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How to Win at Blackjack: An Expert’s Guide

You can boost your chances of winning at blackjack by choosing the right game and making the correct strategic decisions. This guide discusses how to win at blackjack, plus some betting strategies you might consider.

Use basic strategy

Make sure you follow basic blackjack strategy if you want to improve your chances of winning at blackjack. No matter the online casino you choose, you need to adhere to this approach.

You essentially need to know when to hit, stand, double down, and split cards in blackjack. These are some key principles to follow.

  • Always split aces and 8s.
  • Always double down if dealt a hard 11.
  • Double down on 10 if the dealer is showing 9 or less.
  • Never split 5s, 10s, or face cards.
  • Never take insurance.

Choose the right game

All blackjack games follow the same basic format, as you simply need to get closer to 21 than the dealer without going bust.

However, blackjack rules can vary from one game to the next, so it is important to check them before playing. Doing so is critical for winning at blackjack.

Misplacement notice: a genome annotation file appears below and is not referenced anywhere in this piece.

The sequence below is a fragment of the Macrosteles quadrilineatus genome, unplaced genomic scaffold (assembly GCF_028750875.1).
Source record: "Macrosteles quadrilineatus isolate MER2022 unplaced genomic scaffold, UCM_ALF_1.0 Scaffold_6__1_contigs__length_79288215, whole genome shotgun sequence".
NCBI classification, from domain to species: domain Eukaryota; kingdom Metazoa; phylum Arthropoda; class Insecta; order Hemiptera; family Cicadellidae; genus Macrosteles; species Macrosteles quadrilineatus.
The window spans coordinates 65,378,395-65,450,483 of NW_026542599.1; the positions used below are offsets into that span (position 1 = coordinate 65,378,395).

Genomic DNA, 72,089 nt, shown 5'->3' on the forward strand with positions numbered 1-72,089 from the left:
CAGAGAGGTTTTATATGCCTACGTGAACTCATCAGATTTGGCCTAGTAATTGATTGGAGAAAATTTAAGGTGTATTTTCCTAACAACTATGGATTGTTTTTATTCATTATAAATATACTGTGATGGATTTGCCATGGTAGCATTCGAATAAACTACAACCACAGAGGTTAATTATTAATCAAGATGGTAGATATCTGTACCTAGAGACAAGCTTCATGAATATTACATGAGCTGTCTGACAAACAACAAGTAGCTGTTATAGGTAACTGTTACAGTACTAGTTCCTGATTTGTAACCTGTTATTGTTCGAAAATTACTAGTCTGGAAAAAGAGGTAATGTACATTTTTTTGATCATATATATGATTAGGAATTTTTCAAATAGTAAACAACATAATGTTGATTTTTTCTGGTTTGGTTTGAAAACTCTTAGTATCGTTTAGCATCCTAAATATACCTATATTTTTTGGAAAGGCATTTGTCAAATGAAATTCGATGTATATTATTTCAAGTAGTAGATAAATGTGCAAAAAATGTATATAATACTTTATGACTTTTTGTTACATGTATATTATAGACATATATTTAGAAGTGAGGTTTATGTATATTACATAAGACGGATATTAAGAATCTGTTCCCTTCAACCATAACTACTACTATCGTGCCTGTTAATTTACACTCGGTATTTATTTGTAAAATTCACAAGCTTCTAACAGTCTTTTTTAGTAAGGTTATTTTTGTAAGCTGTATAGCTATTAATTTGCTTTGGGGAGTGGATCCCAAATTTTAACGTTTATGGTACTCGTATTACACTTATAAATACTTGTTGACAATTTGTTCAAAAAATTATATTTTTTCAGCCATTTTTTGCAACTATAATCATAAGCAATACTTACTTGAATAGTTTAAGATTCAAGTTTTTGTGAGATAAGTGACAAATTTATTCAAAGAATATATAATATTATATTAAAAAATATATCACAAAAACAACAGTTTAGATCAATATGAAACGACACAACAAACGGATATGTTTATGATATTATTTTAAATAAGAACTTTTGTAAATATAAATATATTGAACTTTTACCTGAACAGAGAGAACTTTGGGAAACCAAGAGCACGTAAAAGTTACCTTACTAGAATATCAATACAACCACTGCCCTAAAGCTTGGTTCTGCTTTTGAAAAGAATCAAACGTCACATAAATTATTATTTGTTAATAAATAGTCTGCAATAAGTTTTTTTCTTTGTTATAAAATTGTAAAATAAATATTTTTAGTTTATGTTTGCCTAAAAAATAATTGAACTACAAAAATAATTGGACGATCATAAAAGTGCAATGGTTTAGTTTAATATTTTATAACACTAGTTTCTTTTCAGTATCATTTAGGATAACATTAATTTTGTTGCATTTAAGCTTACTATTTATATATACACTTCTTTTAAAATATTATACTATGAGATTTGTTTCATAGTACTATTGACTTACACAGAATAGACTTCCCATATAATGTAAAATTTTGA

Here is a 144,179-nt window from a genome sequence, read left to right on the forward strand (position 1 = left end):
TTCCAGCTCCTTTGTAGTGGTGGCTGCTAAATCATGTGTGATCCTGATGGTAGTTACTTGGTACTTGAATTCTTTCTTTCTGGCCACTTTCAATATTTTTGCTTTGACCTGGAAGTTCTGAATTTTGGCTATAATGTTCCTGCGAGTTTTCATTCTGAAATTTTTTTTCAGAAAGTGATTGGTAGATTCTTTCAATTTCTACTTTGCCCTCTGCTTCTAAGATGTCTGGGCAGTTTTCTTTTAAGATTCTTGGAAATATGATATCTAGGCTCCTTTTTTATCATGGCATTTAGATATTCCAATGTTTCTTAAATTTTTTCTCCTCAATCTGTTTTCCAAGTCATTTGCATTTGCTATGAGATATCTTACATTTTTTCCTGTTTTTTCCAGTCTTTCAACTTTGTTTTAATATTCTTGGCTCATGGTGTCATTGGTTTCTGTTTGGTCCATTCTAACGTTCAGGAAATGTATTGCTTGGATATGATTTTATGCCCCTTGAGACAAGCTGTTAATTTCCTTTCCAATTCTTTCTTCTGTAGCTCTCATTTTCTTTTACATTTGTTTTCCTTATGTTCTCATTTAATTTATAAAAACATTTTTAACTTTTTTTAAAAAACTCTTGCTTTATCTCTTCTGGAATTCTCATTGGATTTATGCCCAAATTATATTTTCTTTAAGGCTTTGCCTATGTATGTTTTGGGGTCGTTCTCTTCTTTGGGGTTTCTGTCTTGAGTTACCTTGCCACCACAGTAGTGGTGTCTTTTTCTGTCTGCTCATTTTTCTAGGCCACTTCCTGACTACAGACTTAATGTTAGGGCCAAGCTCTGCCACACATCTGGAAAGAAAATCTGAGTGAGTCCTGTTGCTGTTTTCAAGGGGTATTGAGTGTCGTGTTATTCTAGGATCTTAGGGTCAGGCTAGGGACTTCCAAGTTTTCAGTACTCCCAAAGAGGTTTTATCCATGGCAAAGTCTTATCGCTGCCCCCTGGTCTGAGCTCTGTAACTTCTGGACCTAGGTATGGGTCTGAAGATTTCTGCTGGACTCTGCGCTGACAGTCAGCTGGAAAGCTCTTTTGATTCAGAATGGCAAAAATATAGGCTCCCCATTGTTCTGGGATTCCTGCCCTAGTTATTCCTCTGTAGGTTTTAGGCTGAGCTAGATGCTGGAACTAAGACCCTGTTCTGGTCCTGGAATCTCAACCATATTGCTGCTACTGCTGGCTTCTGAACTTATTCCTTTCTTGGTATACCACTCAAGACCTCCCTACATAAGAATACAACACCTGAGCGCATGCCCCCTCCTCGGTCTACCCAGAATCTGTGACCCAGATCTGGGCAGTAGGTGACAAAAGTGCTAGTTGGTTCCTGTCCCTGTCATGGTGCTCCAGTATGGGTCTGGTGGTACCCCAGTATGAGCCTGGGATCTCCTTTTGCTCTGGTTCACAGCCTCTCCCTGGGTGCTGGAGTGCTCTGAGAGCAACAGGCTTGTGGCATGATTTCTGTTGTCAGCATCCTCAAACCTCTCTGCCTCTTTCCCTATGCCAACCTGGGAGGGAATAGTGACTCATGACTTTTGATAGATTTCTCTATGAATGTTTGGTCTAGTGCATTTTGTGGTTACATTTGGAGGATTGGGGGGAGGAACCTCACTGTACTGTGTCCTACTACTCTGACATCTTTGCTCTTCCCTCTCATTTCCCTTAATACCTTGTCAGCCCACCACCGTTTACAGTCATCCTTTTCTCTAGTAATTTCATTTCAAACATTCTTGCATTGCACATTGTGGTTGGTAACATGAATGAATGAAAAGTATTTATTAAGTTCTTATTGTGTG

These are some important points to consider:

Some games pay only 6:5 on blackjack, which increases the house edge in blackjack by 1.39%.Stick to games that pay 3:2 when you are dealt blackjack, as they have a far better edge.
Certain games only allow you to double down on hands of 9, 10, or 11.Try to find a game that allows you to double down on any card, as that can reduce the house edge by 0.25%.
Most games do not allow you to double down after splitting cards.If possible, play a game that permits you to double down after splitting, as it can reduce the house edge by 0.17%.
Many games do not permit a late surrender.Try to find a game that allows a late surrender, as it can slightly reduce the house edge.
Some games do not allow you to re-split aces.Look out for blackjack games that allow you to re-split aces, as it can cut the house edge by 0.08%.
Certain games do not require the dealer to stand on a Soft 17.It is always better to play games in which the dealer must stand on an ace and six, as that lowers the house edge by 0.2%.

You are unlikely to find a real money blackjack or a free online blackjack game that checks every single box mentioned above, but try to find a game that offers as many of those advantages as possible.

You will be paid out at 1:1 if you get closer to 21 than the dealer without going bust. If you are dealt blackjack, you will immediately be paid out at 3:2.

The house edge for this game is typically 0.4%, but as discussed earlier, the number of decks used and the rules on doubling down, splitting cards, and surrendering will impact the house edge.